Had the opportunity to observe an Osprey nest from far. In fact the nest was on a man made platform out in the sea. While watching and capturing them on camera, I observed a few things, like the head bobbing before they made a dive for the fish.
These head bobs are done to triangulate their prey. Very rarely do they miss the prey. After catching a fish they don't straight away take it to the nest. They fly around for some time to ensure that the fish is dead (or half dead) Most of the time, the adult eats a part of the fish before dropping them in the nest. (they too require nourishment)
After a fish is caught, it arranges its feet to turn the fish so it faces head first. This reduces aerodynamic drag making the fish easier to carry.
Once I noticed the male breaking off a branch from a nearby tree and placing it in the nest. Does this amount to "periodic maintenance of the house"?
The rate of growth of the young one is pretty fast after a month as can be seen in this illustration. (courtesy) The body size is almost the same as an adult.
Here you can see an Adult and juvenile Osprey.
Before they fly out, the young ones try flapping the wings in the nest to get the hang of it.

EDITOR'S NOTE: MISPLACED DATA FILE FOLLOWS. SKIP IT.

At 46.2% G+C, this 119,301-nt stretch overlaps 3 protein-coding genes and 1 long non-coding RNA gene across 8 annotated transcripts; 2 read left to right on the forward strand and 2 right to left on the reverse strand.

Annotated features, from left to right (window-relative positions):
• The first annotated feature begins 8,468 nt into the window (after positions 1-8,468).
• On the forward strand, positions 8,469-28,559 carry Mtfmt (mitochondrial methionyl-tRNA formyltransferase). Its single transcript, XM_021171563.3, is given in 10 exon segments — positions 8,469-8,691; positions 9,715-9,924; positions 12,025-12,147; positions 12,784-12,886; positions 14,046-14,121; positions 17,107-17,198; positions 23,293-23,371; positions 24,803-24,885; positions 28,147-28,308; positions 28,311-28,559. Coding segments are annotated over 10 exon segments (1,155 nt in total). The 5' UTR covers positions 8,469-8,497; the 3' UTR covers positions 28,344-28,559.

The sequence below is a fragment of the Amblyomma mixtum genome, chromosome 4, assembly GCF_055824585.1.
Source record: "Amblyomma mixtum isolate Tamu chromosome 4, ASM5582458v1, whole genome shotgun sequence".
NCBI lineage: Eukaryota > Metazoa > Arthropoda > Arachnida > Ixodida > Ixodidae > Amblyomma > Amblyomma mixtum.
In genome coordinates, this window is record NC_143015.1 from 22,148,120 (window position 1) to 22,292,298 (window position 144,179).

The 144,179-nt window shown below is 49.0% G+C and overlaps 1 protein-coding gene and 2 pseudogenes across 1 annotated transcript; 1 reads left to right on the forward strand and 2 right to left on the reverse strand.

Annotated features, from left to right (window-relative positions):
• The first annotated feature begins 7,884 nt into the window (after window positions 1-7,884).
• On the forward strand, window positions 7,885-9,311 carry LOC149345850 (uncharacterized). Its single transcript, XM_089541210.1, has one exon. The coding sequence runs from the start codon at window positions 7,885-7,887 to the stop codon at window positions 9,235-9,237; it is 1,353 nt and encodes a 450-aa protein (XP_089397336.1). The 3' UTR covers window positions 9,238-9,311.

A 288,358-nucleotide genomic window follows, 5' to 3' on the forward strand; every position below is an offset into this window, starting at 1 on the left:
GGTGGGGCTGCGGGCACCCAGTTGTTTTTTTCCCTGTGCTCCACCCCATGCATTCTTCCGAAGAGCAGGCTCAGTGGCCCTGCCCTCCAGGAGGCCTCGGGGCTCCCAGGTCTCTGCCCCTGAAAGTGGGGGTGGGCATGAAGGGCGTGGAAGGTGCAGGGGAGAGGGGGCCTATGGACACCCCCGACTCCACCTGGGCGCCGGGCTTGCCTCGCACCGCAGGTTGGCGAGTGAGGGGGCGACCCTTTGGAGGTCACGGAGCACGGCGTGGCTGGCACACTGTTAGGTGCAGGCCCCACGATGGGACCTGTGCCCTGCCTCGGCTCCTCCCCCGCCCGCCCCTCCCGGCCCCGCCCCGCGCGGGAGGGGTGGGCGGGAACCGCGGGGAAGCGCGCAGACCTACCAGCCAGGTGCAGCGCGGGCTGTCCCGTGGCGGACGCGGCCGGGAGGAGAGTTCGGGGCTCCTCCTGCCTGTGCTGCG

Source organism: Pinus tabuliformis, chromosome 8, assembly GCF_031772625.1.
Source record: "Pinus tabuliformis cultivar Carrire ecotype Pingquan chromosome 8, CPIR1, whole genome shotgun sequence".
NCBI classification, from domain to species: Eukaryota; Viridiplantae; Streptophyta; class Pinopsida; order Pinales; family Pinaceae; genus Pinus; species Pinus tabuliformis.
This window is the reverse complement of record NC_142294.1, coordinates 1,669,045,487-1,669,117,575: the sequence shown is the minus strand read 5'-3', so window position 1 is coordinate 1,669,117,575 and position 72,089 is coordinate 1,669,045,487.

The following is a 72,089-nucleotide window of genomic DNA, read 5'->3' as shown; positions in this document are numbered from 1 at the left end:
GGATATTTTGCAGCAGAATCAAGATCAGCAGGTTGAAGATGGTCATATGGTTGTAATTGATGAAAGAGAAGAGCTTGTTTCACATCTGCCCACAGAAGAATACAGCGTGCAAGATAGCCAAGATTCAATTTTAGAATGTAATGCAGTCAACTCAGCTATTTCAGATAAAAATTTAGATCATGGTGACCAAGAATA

Once they are sure about it, they fly off to nearby structures to practice perching, like this weather wane
Or to a nearby tree to sit next to the parent.
Often smaller bird species like starlings or house sparrows live in the underside of the nest (basement apartment can be seen at 5:40 in the video)
Eagles and Blue Herons are the enemies of the young ones. They try to snatch away the young ones when adults are not around. I saw a Blue Heron being chased away who tried to get too close to the nest.
I captured some of their movements over a period of eight days and compiled it to a five minute video.
The whole episode was captured at Chesapeake Bay near the boardwalk, (which was described in the previous blog.)
Lately blogspot does not allow replies to be sent to individual comments (or is it that something is wrong with my settings)